Knowing your levels of these bacteria can help you manage your osteoporosis symptoms naturally. The most effective way of finding out if you have high pathogens or beneficial bacteria is with Ombre's Gut Health Test.
This at-home gut test provides you with a snapshot of your unique microbiome. You can learn which foods to avoid so that you don't feed pathogenic bacteria that could contribute to osteoporosis.
Plus, you can determine which beneficial bacteria need some work. You can discover which foods will help optimize your gut microbiome. Also, you can receive a targeted probiotic recommendation that will help address your symptoms.
The Effects of Probiotics on Osteoporosis
Many people who have osteoporosis take calcium supplements. Calcium comes in many forms. The easiest for our bodies to absorb is calcium citrate. Enhance the absorption even more by taking a Vitamin D supplement or going outside to soak up some sun rays.
While taking calcium and Vitamin D supplements are met with good intentions, they alone might not do the trick. If you have an imbalanced gut, your body might not absorb enough of these nutrients. Enter your friends --probiotics!
Probiotics are more than just beneficial for dealing with the symptoms of osteoporosis. A targeted probiotic can also be useful in osteoporosis prevention.
Calcium is the most abundant mineral found in bones. Humans don't produce calcium naturally. We must consume foods that are rich in calcium, including leafy greens, yogurt, and oysters.
From there, we need to absorb the calcium. That's where our gut bacteria come into play.
When we feed our gut bacteria healthy food, like whole grains and veggies, they reward us. Beneficial gut bacteria produce short-chain fatty acids. These metabolites help make the intestinal walls less acidic for a little while. In turn, calcium absorbed in the small intestines can easily cross the blood barrier so it can strengthen our bones.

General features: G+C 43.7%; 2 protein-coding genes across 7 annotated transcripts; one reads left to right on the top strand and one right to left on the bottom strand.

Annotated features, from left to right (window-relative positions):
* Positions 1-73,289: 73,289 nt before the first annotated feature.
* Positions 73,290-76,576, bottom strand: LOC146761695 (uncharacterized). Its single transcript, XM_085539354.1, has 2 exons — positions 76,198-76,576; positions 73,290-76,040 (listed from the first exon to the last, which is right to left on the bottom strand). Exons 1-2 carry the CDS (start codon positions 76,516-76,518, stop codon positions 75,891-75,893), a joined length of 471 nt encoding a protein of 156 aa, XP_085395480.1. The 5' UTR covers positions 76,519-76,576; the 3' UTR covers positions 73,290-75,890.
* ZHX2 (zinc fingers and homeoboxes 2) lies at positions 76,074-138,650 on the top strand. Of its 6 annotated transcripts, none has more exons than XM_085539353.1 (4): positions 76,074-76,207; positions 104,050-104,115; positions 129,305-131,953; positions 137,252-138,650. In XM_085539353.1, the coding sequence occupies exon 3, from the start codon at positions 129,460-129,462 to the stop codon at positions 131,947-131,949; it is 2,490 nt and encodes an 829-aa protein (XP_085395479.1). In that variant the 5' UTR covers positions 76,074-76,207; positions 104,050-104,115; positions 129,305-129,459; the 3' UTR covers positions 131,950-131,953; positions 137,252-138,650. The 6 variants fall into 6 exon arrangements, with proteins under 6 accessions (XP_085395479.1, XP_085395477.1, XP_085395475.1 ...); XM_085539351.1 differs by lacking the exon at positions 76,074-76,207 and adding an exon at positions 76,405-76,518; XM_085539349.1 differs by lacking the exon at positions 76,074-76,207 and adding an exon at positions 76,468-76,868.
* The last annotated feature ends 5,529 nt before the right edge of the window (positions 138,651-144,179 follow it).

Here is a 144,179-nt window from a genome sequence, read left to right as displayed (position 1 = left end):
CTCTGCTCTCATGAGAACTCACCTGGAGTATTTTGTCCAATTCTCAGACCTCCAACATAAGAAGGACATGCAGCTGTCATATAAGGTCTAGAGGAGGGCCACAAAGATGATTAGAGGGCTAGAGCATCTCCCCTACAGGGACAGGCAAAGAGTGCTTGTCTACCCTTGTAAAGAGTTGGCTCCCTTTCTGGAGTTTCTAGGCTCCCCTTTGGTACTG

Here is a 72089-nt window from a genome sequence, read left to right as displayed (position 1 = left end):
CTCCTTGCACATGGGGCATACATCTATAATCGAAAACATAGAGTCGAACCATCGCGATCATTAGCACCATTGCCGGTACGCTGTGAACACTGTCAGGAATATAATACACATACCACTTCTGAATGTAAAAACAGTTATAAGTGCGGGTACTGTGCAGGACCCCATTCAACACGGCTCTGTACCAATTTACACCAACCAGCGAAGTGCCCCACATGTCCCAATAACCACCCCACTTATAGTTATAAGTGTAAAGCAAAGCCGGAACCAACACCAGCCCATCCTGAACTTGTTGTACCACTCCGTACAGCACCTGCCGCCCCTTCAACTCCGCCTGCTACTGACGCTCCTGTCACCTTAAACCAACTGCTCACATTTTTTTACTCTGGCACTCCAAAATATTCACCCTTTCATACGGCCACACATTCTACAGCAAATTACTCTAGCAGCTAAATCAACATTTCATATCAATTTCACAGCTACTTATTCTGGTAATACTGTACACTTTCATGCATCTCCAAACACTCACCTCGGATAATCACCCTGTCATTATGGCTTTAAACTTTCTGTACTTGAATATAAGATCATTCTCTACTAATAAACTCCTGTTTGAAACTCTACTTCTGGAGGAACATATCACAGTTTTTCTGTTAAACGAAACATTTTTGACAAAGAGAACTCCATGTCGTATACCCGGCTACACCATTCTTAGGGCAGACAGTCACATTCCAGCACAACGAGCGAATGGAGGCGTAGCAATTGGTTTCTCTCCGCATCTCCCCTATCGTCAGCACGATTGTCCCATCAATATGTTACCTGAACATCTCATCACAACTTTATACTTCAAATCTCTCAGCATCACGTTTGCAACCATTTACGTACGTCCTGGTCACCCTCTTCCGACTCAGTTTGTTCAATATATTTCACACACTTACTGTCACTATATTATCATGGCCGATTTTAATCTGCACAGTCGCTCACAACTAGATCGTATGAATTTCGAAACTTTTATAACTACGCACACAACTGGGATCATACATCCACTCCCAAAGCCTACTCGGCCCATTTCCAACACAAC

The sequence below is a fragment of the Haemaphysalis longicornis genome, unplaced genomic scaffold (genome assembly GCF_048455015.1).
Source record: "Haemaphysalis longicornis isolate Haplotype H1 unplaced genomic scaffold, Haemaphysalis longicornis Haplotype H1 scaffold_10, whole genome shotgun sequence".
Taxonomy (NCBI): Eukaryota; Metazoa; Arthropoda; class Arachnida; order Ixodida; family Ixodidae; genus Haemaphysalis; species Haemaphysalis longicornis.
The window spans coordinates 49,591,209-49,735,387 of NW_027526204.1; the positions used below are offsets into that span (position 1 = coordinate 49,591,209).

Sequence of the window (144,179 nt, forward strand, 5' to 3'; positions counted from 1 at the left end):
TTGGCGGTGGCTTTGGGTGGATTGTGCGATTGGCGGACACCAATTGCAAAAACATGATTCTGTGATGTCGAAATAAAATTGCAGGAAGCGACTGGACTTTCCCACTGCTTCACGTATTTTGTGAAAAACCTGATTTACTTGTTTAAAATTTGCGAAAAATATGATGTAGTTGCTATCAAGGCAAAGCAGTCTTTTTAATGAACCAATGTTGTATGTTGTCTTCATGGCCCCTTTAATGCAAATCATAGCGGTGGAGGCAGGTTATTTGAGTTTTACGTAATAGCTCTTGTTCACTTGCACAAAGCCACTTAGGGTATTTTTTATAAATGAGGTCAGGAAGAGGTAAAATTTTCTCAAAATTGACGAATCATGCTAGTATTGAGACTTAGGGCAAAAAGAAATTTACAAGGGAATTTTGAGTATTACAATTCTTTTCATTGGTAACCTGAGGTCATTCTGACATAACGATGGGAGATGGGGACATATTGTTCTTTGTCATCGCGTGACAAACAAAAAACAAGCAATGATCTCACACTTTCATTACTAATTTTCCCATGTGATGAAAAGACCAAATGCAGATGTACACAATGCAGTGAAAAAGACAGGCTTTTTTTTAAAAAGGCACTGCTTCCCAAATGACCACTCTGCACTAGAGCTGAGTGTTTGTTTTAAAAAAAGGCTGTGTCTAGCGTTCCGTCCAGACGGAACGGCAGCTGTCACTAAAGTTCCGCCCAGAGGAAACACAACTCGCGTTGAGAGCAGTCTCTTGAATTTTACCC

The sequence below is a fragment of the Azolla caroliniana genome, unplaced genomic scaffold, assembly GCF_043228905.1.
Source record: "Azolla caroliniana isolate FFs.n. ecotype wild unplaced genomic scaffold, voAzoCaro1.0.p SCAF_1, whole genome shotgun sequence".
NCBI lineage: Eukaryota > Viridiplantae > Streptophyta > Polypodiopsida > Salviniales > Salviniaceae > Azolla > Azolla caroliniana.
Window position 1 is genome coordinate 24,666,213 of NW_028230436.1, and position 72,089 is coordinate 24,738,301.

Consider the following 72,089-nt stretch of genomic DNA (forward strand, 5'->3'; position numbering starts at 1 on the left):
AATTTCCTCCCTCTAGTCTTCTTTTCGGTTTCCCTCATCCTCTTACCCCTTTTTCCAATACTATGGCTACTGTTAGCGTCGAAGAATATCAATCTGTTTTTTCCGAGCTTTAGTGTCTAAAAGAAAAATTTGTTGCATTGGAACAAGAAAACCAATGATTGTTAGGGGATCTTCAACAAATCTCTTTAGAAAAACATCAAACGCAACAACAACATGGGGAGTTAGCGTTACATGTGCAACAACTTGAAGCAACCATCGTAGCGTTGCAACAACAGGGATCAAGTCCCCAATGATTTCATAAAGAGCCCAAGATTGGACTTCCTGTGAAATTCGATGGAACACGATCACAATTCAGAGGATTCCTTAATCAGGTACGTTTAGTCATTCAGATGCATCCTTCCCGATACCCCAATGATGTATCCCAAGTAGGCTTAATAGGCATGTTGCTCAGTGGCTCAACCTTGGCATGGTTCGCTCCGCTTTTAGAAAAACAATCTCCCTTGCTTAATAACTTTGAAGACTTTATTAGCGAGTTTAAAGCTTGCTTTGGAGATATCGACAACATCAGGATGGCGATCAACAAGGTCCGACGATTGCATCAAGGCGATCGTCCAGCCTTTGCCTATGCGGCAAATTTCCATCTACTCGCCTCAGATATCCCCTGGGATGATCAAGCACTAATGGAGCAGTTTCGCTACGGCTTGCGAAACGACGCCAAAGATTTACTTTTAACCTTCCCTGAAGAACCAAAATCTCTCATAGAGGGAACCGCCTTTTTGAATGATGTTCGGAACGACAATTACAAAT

Ombre's Ultimate Immunity has been shown to boost short-chain fatty acids to strengthen the gut barrier in clinical studies. Increase your chances of absorbing calcium by eating fiber-rich foods, like broccoli and spinach.
Probiotic bacteria consume fiber found in our foods. Fiber contains carbohydrates that give your gut bacteria energy. This also prompts the bacteria to produce those short-chain fatty acids our bones love!
One of the most efficient ways to increase fiber for osteoporosis is with a prebiotic powder. Try Ombre's Rise. This all-natural fiber powder blends seamlessly with your favorite juices and smoothies.
Want to balance your gut, feed the healthy bacteria you have, and target pathogens behind osteoporosis? Consider joining the Ombre Gut Health Program.
You will receive a Gut Health Test and Ombre Rise upon ordering. Then, you will receive Ultimate Immunity or your targeted probiotic recommendation as a subscription. With the Ombre Gut Health Program, you can target pathogens and support osteoporosis prevention!